Chocolates have long been the go-to choice for Valentine’s Day treats and with Valentine’s Day, literally just days away, I thought what better time to have a chat with Bootleg Chocolates, the Freeport-based chocolate manufacturer, to find out just what makes their chocolates so unique.
The company, whose name is an acknowledgement of the prohibition era, has been around for about six years but officially launched a store in 2015, introducing gourmet, handmade chocolate treats with a unique Bahamian flare. “We use high-end European chocolate with Bahamian ingredients,” says Amanda Ormerod, who runs the Port Lucaya-based business along with her mother, the master chocolatier.

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“We have always had an interest in chocolate. We always had chocolate in the refrigerator. My mother always did deserts and catering. Six year ago I started doing it with her part-time and I created Bootleg Chocolates. We tested it for some time got a great reception. It was until a year and a half ago we started to open up the store front,” says Amanda.
The company sells ganaches, with Bahamian inspired flavors such as gully wash, gin and coconut water and guava duff among others. We don’t use preservatives in our products, everything is natural,” says Amanda. The company also retails caramel, the most popular of which is a goat pepper balsamic caramel Amanda notes, as well as chocolates bars.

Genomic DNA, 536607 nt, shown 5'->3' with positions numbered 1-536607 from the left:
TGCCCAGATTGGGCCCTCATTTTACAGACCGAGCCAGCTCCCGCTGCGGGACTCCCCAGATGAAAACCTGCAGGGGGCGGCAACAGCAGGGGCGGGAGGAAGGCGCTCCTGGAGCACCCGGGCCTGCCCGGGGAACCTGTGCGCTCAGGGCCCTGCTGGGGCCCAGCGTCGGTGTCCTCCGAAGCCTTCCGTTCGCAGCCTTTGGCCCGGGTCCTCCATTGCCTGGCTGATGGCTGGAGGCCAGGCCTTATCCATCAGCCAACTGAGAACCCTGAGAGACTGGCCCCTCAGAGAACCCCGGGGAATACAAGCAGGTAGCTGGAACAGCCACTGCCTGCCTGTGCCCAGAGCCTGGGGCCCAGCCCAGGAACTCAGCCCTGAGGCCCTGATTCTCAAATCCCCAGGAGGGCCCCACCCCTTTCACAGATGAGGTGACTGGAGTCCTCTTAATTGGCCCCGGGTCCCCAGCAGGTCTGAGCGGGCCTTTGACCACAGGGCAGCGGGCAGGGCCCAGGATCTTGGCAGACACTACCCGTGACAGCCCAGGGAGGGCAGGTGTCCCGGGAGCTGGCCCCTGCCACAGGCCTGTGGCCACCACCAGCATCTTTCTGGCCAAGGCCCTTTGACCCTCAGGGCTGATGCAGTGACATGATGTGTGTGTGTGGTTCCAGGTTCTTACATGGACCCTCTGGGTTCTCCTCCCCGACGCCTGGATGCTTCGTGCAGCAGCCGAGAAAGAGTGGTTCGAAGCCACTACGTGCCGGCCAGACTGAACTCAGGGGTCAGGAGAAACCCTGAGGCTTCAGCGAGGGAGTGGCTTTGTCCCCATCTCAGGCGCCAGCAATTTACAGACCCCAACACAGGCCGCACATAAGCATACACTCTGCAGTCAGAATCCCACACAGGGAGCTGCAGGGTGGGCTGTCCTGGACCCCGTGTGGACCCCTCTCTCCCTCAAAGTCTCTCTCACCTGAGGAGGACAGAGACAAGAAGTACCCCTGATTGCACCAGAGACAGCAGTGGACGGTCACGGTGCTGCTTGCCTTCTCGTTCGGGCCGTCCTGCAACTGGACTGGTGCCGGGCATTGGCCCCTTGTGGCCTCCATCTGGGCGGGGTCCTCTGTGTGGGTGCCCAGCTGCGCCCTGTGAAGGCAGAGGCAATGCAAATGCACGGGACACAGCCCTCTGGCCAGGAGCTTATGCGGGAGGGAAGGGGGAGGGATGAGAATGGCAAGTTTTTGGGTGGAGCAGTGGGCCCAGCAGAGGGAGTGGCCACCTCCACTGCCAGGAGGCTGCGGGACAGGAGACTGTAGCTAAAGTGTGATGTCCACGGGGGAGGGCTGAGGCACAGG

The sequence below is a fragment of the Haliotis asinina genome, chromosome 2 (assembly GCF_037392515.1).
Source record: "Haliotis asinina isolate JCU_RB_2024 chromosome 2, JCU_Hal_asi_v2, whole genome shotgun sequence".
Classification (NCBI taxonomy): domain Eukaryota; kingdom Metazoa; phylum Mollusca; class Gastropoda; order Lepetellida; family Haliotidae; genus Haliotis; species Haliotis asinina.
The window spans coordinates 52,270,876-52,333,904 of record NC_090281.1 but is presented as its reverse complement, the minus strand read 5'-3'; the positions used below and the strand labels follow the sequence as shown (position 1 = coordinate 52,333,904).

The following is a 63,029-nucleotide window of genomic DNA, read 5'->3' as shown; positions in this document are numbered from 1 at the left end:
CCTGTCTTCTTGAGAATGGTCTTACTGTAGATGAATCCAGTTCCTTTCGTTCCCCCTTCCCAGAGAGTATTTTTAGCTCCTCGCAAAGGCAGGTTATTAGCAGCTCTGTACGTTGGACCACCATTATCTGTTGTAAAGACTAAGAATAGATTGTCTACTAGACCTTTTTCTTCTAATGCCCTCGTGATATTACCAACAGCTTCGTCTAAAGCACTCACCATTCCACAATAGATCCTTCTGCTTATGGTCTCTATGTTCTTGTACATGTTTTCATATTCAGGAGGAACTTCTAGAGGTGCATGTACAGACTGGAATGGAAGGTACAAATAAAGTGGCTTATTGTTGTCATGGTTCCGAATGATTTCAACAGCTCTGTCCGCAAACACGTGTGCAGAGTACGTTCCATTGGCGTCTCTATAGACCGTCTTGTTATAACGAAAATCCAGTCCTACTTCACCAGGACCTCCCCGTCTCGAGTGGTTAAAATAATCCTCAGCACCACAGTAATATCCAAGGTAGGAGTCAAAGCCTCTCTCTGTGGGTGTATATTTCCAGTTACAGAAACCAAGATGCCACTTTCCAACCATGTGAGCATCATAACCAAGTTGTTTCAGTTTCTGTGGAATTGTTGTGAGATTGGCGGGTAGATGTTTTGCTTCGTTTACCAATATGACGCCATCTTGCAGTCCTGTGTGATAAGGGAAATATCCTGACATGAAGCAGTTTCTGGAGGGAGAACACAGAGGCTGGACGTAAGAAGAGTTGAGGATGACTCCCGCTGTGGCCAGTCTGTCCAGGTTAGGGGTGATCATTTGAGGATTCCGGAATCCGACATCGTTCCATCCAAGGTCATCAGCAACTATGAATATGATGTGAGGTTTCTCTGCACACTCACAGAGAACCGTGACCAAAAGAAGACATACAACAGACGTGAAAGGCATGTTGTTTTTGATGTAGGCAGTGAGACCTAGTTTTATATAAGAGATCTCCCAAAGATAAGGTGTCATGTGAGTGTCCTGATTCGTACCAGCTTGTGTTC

To be clear, despite the name, not all of the company’s chocolates contain libations and as the company notes, ‘Bootleg Chocolates aren’t illegal. They just taste like they should be’.

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You may run into Amanda at local art shows offering chocolate tastings or see Bootleg Chocolate at establishments such as Young’s Fine Wines, Doongalik Art Studios The Farmers Market and the Island House and Dilly Dally Harbour Island.
Still, Amanda notes that Bootleg Chocolates wants to extend its product line.We only retail the caramel and chocolate bars. We want to have another offering for our clients.”           12715387_1022904471114240_8505225842834353864_n

One major challenge she notes is the high duty on her raw materials. “I’m trying to get into the hotels but my raw materials like my packaging and chocolate have such high duties on it that I can’t compete with foreign products. The response to our business has been great but you also need that volume as a small business. It’s kind of a catch twenty-two situation because you need the volume to get the funds to make good products but you have to pay so much to actually make the product.”

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